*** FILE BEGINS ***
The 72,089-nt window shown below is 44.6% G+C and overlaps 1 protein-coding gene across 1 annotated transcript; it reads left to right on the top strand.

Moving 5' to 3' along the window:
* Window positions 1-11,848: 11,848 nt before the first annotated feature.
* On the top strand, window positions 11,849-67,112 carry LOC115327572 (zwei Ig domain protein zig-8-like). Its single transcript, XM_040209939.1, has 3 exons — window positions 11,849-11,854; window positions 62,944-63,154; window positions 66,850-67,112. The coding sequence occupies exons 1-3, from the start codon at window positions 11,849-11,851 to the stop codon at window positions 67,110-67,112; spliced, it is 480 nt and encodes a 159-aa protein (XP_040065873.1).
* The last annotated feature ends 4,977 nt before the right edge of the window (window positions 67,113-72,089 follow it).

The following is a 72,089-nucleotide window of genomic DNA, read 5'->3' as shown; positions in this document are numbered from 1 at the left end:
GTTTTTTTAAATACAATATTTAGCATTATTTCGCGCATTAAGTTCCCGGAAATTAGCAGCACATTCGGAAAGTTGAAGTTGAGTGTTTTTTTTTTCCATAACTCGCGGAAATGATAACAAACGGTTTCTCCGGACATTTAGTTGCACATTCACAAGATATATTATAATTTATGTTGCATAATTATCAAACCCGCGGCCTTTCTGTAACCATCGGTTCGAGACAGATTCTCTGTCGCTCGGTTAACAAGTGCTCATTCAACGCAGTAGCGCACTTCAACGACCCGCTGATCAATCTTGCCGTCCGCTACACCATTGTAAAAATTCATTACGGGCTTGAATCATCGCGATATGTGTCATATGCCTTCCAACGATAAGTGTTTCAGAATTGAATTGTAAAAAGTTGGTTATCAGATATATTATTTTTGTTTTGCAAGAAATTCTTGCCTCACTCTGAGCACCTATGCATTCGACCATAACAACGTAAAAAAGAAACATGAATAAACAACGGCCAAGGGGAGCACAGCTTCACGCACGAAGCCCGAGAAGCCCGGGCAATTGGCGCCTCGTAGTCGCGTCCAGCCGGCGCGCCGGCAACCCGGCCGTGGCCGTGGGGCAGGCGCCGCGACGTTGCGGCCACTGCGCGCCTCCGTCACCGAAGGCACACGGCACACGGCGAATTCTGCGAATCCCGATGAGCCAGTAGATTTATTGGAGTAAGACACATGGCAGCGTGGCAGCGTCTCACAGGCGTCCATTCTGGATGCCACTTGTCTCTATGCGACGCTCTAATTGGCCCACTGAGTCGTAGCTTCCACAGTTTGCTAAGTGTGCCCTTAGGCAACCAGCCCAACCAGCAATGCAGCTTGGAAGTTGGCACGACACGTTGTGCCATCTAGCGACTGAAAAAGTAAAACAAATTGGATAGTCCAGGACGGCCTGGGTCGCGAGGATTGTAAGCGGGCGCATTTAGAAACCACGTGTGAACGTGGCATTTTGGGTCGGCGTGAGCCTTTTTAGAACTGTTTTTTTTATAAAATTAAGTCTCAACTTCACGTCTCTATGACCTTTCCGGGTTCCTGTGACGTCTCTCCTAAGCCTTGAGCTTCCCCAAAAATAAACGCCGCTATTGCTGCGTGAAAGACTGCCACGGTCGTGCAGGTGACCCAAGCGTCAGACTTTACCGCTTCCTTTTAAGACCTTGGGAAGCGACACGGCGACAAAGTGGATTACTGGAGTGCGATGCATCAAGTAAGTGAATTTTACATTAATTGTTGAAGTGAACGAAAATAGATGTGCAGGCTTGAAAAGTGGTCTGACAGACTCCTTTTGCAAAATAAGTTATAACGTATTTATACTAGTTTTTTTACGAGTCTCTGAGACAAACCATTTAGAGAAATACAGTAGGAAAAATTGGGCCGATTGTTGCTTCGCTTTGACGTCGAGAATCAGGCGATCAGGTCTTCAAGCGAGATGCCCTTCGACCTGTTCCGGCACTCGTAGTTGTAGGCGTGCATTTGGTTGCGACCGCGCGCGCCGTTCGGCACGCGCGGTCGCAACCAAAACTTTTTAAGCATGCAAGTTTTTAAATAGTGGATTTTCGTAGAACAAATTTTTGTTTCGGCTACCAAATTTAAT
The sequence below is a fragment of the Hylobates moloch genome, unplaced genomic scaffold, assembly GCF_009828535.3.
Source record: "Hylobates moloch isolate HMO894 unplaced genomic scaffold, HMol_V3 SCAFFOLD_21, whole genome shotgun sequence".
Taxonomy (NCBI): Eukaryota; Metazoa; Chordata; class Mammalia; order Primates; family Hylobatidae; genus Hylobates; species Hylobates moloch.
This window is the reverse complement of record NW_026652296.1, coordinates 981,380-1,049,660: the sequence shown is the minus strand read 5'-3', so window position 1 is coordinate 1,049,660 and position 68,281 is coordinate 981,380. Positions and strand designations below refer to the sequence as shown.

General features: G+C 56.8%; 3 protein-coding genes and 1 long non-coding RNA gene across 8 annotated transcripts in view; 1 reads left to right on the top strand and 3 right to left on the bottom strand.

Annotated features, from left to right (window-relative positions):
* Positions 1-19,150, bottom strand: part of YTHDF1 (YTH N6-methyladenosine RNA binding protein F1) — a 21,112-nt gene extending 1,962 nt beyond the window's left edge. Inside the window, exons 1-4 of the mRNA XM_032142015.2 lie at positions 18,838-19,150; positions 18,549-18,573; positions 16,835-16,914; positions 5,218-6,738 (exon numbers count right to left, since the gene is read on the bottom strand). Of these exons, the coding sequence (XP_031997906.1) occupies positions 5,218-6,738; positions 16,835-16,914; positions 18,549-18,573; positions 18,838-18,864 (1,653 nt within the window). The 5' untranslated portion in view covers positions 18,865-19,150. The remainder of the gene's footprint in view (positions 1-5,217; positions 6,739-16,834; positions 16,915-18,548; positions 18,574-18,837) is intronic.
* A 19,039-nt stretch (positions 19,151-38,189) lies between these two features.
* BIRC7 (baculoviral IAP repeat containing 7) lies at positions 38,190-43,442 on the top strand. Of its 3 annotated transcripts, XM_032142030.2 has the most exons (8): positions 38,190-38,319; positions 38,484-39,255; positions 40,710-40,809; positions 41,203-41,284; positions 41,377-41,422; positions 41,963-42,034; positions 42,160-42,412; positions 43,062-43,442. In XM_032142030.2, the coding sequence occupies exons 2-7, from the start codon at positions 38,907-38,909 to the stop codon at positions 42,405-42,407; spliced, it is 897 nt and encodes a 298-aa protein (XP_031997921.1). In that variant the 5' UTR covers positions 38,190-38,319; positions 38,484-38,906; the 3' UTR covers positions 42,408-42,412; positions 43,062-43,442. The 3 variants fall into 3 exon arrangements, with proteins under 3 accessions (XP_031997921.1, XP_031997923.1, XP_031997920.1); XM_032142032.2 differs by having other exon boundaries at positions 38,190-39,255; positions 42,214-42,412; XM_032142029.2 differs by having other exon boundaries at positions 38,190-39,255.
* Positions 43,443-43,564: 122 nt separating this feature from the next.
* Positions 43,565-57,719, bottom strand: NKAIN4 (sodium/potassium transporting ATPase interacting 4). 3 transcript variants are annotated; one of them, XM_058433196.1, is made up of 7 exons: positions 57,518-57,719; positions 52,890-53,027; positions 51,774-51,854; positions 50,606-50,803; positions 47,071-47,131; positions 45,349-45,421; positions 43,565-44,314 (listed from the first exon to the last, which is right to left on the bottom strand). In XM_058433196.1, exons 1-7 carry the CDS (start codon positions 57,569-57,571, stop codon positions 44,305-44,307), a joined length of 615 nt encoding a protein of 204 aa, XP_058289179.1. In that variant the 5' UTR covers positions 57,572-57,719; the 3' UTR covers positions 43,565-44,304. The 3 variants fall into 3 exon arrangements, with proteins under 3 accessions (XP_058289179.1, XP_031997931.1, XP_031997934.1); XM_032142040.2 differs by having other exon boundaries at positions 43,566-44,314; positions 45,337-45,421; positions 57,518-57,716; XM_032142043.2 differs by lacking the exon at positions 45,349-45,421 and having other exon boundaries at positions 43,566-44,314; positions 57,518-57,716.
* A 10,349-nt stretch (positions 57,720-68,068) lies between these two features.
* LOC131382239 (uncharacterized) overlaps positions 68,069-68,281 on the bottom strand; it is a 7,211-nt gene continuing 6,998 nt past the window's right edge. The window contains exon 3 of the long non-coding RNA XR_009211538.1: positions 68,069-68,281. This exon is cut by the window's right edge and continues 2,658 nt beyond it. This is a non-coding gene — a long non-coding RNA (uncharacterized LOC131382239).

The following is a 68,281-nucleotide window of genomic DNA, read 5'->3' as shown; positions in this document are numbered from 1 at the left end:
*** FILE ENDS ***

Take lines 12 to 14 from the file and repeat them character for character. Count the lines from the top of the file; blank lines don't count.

General features: G+C 56.8%; 3 protein-coding genes and 1 long non-coding RNA gene across 8 annotated transcripts in view; 1 reads left to right on the top strand and 3 right to left on the bottom strand.

Annotated features, from left to right (window-relative positions):
* Positions 1-19,150, bottom strand: part of YTHDF1 (YTH N6-methyladenosine RNA binding protein F1) — a 21,112-nt gene extending 1,962 nt beyond the window's left edge. Inside the window, exons 1-4 of the mRNA XM_032142015.2 lie at positions 18,838-19,150; positions 18,549-18,573; positions 16,835-16,914; positions 5,218-6,738 (exon numbers count right to left, since the gene is read on the bottom strand). Of these exons, the coding sequence (XP_031997906.1) occupies positions 5,218-6,738; positions 16,835-16,914; positions 18,549-18,573; positions 18,838-18,864 (1,653 nt within the window). The 5' untranslated portion in view covers positions 18,865-19,150. The remainder of the gene's footprint in view (positions 1-5,217; positions 6,739-16,834; positions 16,915-18,548; positions 18,574-18,837) is intronic.